The African Union (AU) has urged governments and people on the continent to remain committed to ending malaria in Africa, especially in light of the ongoing COVID-19 pandemic.
The AU made the appeal in a statement on Monday as the 55-member pan-African bloc joins the world to celebrate the World Malaria Day.
It said progress is tangible and visible in communities as more countries draw closer to elimination of malaria.
Three AU members have been declared malaria-free.
“This success stands to show that elimination of malaria in Africa is attainable,” the statement said.
However, the COVID-19 outbreak is threatening to hamper efforts and stunt progress in fighting malaria.
According to a new modelling analysis released by the World Health Organization, severe disruptions to access to antimalarial medicines and prevention-based campaigns could lead to doubling in number of malaria deaths in sub-Saharan Africa this year compared to 2018.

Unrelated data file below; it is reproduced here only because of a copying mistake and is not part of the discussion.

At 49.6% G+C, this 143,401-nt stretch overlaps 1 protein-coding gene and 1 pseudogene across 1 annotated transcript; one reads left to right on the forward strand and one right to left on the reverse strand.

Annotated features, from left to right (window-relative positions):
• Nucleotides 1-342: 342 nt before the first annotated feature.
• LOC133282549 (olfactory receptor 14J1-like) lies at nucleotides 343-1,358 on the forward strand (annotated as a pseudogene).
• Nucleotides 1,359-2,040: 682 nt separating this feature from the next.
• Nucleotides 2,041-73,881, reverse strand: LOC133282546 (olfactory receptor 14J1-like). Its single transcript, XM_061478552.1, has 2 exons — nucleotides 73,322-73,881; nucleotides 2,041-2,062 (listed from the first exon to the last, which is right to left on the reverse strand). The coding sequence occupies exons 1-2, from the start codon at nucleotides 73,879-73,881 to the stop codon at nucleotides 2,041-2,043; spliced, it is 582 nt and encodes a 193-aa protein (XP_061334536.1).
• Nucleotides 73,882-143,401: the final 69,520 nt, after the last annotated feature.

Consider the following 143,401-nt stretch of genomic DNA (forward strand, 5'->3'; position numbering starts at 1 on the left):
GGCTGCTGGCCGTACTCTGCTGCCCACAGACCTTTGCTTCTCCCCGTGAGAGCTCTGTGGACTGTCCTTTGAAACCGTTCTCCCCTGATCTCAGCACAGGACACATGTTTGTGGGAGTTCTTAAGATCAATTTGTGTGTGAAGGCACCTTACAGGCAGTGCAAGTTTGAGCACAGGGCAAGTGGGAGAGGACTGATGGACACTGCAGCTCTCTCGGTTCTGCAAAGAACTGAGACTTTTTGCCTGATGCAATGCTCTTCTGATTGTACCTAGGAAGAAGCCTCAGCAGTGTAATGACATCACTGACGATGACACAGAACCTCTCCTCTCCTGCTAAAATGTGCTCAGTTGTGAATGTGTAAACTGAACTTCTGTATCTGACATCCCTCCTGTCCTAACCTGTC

The AU Commission called for unwavering commitment and perseverance of the people and leaders of member states through this unprecedented time.
It urged leaders to not only prioritize funding and programs that will save more lives, but to also step up as champions for the fight against killer diseases such as malaria.
Appointed to be chair of the African Leaders Malaria Alliance (ALMA) earlier in 2020, Kenyan President Uhuru Kenyatta announced four priorities for his two-year term, with the aim to eliminate malaria from the continent by 2030.
The priorities include digitization and real-time data sharing, engagement with regional economic blocs and the youth.
“We know that achieving these four priority areas will accelerate progress towards a malaria-free Africa,” AU Commissioner for Social Affairs Amira El-Fadil said.